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Report: Chemicals Most Countries Ban Still Permitted in US Foods
Recent investigations highlight industry preference in FDA, expose frequent use of cheap and dangerous additives
Spawned by a petition calling on Gatorade to remove a flame retardant from their sports drink, the Chicago Tribune released an investigation into the chemical ingredients that the United States and the Food and Drug Administration (FDA) are permitting despite frequent bans elsewhere.
Mississippi 15-year-old, Sarah Kavanagh, launched the Change.org petition after learning that Gatorade contains an emulsifier, brominated vegetable oil (or BVO), which is illegal to use as a food additive in the European Union, India, Nepal, Canada, Brazil and Japan because of its connection to reproductive and behavior problems.
"In the U.S. money rules and industry wields a lot of influence and that's how it has been for a while," said Michael Hansen, senior scientist at the Consumers Union, "but in Europe they take into serious consideration what their population wants, too. And why shouldn't the population be concerned about new things being put into food?"
Whereas other international authorities tend to err on the side of caution when it comes to evaluating food additives, in the US new food products "simply need an OK from experts hired by the manufacturers" giving the FDA the option to investigate later "if health issues emerge."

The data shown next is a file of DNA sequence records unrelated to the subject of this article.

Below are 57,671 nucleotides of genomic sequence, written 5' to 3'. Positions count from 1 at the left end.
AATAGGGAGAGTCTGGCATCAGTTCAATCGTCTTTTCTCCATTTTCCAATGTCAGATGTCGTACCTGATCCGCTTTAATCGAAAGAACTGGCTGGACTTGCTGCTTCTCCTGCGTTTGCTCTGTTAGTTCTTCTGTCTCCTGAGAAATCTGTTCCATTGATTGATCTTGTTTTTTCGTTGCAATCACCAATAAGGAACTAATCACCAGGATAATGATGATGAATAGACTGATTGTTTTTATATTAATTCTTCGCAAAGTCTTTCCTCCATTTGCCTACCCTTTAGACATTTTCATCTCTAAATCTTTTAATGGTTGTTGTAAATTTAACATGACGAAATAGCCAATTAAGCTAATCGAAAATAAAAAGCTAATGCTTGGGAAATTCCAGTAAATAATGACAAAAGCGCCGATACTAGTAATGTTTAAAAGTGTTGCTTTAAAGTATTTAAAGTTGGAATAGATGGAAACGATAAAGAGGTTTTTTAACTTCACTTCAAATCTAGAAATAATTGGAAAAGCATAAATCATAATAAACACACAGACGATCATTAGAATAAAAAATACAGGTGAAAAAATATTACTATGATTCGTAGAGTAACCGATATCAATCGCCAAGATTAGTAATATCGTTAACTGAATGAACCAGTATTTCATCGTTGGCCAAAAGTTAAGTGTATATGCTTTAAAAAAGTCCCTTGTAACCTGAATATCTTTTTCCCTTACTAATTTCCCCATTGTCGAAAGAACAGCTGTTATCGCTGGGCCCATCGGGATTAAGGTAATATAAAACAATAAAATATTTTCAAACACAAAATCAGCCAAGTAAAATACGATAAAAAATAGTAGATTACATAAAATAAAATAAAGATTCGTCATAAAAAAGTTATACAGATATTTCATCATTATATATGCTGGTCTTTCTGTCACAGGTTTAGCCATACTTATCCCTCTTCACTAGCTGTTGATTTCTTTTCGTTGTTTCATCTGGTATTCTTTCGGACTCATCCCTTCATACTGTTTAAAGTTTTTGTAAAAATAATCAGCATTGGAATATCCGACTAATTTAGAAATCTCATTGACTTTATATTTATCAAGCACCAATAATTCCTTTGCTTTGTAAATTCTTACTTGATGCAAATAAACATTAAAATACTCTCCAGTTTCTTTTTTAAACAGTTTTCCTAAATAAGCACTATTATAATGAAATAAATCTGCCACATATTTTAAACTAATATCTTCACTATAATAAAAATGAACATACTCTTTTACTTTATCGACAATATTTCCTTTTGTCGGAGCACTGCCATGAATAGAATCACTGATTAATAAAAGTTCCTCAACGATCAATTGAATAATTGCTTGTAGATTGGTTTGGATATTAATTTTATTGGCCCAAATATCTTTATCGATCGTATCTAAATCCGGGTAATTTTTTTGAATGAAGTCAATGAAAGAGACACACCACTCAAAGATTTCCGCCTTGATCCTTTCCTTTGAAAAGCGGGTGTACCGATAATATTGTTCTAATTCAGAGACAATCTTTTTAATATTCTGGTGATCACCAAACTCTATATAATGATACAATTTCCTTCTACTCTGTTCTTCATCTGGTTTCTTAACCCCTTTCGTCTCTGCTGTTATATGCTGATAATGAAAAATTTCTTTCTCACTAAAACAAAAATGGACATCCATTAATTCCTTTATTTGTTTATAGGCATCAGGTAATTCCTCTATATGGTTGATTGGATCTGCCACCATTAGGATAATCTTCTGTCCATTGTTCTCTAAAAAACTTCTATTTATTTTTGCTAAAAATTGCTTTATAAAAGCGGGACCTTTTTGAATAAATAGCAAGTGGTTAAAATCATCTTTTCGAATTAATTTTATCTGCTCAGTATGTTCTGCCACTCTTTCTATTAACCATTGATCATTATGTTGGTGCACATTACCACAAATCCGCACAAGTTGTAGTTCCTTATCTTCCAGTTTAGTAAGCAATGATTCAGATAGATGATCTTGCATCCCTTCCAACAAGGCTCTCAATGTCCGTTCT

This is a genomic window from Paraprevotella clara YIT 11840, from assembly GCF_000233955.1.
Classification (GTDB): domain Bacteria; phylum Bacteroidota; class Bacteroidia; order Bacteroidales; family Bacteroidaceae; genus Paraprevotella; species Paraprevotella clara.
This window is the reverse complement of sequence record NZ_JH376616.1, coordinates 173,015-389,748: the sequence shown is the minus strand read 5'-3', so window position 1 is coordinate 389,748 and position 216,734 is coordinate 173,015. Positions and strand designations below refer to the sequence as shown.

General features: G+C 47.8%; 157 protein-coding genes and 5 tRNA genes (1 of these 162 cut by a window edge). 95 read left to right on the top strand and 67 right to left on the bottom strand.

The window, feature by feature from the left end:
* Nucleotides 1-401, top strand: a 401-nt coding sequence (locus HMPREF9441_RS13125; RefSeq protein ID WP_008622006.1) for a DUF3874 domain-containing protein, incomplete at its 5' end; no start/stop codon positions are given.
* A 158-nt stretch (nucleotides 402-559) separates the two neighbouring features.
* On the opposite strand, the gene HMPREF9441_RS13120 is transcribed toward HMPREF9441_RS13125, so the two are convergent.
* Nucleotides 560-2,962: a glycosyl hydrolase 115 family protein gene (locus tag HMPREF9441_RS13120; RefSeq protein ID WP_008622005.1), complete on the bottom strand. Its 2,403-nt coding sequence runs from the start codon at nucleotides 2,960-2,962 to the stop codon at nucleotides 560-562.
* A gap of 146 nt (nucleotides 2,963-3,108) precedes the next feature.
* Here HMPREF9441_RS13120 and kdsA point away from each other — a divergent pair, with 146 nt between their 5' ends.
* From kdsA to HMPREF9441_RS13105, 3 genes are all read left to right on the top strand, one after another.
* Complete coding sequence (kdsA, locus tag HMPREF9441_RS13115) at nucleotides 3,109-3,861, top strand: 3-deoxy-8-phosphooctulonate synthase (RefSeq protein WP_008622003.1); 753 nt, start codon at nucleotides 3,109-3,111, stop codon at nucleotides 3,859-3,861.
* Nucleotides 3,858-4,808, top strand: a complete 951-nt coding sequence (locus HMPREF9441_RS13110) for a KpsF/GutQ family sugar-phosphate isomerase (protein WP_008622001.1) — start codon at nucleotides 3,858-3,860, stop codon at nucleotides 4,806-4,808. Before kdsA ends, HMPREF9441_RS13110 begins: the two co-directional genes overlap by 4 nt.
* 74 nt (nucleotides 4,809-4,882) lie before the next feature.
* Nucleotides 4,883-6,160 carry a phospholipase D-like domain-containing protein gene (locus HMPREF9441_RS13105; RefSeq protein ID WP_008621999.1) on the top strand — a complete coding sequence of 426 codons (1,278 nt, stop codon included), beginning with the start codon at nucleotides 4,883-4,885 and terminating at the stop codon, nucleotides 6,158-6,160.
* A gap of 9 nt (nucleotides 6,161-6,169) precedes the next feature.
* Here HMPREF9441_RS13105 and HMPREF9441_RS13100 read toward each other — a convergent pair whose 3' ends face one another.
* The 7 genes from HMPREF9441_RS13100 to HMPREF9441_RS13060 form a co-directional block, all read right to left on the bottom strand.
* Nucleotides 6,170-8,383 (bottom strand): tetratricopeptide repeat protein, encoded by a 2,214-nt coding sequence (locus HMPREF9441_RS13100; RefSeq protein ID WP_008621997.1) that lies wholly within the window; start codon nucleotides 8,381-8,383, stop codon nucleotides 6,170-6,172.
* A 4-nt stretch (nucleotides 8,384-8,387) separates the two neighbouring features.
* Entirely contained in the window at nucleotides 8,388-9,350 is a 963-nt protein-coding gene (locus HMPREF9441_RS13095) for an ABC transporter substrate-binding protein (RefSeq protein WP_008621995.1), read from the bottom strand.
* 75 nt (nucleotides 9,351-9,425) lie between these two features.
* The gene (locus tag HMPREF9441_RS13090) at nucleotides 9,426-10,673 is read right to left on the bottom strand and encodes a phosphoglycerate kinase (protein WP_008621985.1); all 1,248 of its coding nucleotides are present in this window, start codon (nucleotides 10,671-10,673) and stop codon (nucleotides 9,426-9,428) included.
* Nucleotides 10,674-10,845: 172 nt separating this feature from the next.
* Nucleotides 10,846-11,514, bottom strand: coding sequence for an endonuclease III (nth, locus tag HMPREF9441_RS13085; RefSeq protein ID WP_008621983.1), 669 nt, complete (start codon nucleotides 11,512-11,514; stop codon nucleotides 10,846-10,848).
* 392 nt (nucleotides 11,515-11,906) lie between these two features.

Though the FDA's mission is purportedly "to protect public health by ensuring that foods are safe and properly labeled," a second examination released Wednesday by the non-profit food watchdog, the U.S. Pharmacopeial Convention (USP), revealed that the amount of food fraud and mislabeled ingredients is up by 60 percent this year.
In comparison to their initial Food Fraud Database published in April 2012, the group found a surge in adulterated ingredients in common household products.
ABC News reports:
Among the most popular targets for unscrupulous food suppliers? Pomegranate juice, which is often diluted with grape or pear juice…additional sugar, or just water and sugar.
[Markus Lipp, senior director for Food Standards at an independent lab] added that there have also been reports of completely "synthetic pomegranate juice" that didn't contain any traces of the real juice.
USP tells ABC News that liquids and ground foods in general are the easiest to tamper with:
- Olive oil: often diluted with cheaper oils
- Lemon juice: cheapened with water and sugar
- Tea: diluted with fillers like lawn grass or fern leaves
- Spices: like paprika or saffron adulterated with dangerous food colorings that mimic the colors
Milk, honey, coffee and syrup are also listed by the USP as being highly adulterated products.
Also high on the list: seafood. The number one fake being escolar, an oily fish that can cause stomach problems, being mislabeled as white tuna or albacore, frequently found on sushi menus.
Kavanagh, whose personal dismay launched the Gatorade petition and subsequent investigation, said it "shows greed" when companies use chemical additives and cheaper ingredients that could cause health problems.
"It shows that they care less about consumers than about how much money they spend and make," she added.
Gatorade has stated that no changes are planned to its US drink formulation despite the over 200,000 signatures gathered calling for the ban.